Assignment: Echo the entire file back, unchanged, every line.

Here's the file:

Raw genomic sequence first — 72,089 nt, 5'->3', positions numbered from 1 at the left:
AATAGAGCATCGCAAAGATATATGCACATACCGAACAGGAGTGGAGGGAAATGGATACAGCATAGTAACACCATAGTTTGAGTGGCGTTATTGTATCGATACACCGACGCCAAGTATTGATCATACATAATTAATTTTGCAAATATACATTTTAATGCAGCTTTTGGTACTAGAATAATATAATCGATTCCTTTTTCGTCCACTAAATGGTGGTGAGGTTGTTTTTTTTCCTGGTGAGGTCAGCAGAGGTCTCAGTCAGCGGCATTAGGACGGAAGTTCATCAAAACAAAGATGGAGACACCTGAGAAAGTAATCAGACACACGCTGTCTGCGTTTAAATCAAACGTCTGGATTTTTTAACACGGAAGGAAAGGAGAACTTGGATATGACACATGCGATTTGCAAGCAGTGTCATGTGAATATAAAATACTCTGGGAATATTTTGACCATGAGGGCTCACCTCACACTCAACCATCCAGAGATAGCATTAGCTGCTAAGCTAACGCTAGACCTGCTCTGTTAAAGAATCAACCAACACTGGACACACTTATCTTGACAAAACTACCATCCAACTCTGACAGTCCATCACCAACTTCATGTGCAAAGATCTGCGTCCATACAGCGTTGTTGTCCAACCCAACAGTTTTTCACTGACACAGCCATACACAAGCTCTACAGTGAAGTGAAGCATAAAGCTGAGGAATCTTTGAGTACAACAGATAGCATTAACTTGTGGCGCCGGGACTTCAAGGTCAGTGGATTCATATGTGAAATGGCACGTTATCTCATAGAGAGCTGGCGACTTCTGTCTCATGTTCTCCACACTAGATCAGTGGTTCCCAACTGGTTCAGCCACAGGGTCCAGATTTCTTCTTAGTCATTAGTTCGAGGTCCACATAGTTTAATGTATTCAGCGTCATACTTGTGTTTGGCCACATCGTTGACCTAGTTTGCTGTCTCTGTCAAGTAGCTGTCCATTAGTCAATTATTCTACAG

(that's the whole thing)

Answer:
Raw genomic sequence first — 72,089 nt, 5'->3', positions numbered from 1 at the left:
AATAGAGCATCGCAAAGATATATGCACATACCGAACAGGAGTGGAGGGAAATGGATACAGCATAGTAACACCATAGTTTGAGTGGCGTTATTGTATCGATACACCGACGCCAAGTATTGATCATACATAATTAATTTTGCAAATATACATTTTAATGCAGCTTTTGGTACTAGAATAATATAATCGATTCCTTTTTCGTCCACTAAATGGTGGTGAGGTTGTTTTTTTTCCTGGTGAGGTCAGCAGAGGTCTCAGTCAGCGGCATTAGGACGGAAGTTCATCAAAACAAAGATGGAGACACCTGAGAAAGTAATCAGACACACGCTGTCTGCGTTTAAATCAAACGTCTGGATTTTTTAACACGGAAGGAAAGGAGAACTTGGATATGACACATGCGATTTGCAAGCAGTGTCATGTGAATATAAAATACTCTGGGAATATTTTGACCATGAGGGCTCACCTCACACTCAACCATCCAGAGATAGCATTAGCTGCTAAGCTAACGCTAGACCTGCTCTGTTAAAGAATCAACCAACACTGGACACACTTATCTTGACAAAACTACCATCCAACTCTGACAGTCCATCACCAACTTCATGTGCAAAGATCTGCGTCCATACAGCGTTGTTGTCCAACCCAACAGTTTTTCACTGACACAGCCATACACAAGCTCTACAGTGAAGTGAAGCATAAAGCTGAGGAATCTTTGAGTACAACAGATAGCATTAACTTGTGGCGCCGGGACTTCAAGGTCAGTGGATTCATATGTGAAATGGCACGTTATCTCATAGAGAGCTGGCGACTTCTGTCTCATGTTCTCCACACTAGATCAGTGGTTCCCAACTGGTTCAGCCACAGGGTCCAGATTTCTTCTTAGTCATTAGTTCGAGGTCCACATAGTTTAATGTATTCAGCGTCATACTTGTGTTTGGCCACATCGTTGACCTAGTTTGCTGTCTCTGTCAAGTAGCTGTCCATTAGTCAATTATTCTACAG